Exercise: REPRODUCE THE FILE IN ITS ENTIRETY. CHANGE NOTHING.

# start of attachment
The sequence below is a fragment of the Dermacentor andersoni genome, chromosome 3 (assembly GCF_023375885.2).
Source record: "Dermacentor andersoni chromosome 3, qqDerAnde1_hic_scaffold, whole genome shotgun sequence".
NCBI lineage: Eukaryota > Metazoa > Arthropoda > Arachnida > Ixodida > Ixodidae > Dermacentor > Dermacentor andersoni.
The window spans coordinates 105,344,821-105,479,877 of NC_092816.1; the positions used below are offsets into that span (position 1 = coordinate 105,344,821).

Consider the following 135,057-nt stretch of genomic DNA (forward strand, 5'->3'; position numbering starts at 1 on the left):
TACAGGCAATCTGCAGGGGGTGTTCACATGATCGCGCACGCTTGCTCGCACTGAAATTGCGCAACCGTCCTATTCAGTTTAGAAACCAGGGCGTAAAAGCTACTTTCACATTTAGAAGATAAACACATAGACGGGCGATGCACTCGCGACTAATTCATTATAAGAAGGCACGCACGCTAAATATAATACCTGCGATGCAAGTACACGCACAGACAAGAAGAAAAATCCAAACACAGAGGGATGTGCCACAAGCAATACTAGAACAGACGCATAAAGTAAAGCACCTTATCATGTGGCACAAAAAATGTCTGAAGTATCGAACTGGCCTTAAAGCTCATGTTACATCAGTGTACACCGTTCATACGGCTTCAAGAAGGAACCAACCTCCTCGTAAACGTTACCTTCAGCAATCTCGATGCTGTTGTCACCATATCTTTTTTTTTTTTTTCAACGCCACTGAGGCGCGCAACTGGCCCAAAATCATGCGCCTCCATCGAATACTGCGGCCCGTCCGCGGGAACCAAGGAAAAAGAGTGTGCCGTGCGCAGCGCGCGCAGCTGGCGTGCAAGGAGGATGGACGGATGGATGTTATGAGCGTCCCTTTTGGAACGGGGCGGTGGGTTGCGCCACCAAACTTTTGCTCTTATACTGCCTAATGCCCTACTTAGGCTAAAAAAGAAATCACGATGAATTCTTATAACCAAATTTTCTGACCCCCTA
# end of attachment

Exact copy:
The sequence below is a fragment of the Dermacentor andersoni genome, chromosome 3 (assembly GCF_023375885.2).
Source record: "Dermacentor andersoni chromosome 3, qqDerAnde1_hic_scaffold, whole genome shotgun sequence".
NCBI lineage: Eukaryota > Metazoa > Arthropoda > Arachnida > Ixodida > Ixodidae > Dermacentor > Dermacentor andersoni.
The window spans coordinates 105,344,821-105,479,877 of NC_092816.1; the positions used below are offsets into that span (position 1 = coordinate 105,344,821).

Consider the following 135,057-nt stretch of genomic DNA (forward strand, 5'->3'; position numbering starts at 1 on the left):
TACAGGCAATCTGCAGGGGGTGTTCACATGATCGCGCACGCTTGCTCGCACTGAAATTGCGCAACCGTCCTATTCAGTTTAGAAACCAGGGCGTAAAAGCTACTTTCACATTTAGAAGATAAACACATAGACGGGCGATGCACTCGCGACTAATTCATTATAAGAAGGCACGCACGCTAAATATAATACCTGCGATGCAAGTACACGCACAGACAAGAAGAAAAATCCAAACACAGAGGGATGTGCCACAAGCAATACTAGAACAGACGCATAAAGTAAAGCACCTTATCATGTGGCACAAAAAATGTCTGAAGTATCGAACTGGCCTTAAAGCTCATGTTACATCAGTGTACACCGTTCATACGGCTTCAAGAAGGAACCAACCTCCTCGTAAACGTTACCTTCAGCAATCTCGATGCTGTTGTCACCATATCTTTTTTTTTTTTTTCAACGCCACTGAGGCGCGCAACTGGCCCAAAATCATGCGCCTCCATCGAATACTGCGGCCCGTCCGCGGGAACCAAGGAAAAAGAGTGTGCCGTGCGCAGCGCGCGCAGCTGGCGTGCAAGGAGGATGGACGGATGGATGTTATGAGCGTCCCTTTTGGAACGGGGCGGTGGGTTGCGCCACCAAACTTTTGCTCTTATACTGCCTAATGCCCTACTTAGGCTAAAAAAGAAATCACGATGAATTCTTATAACCAAATTTTCTGACCCCCTA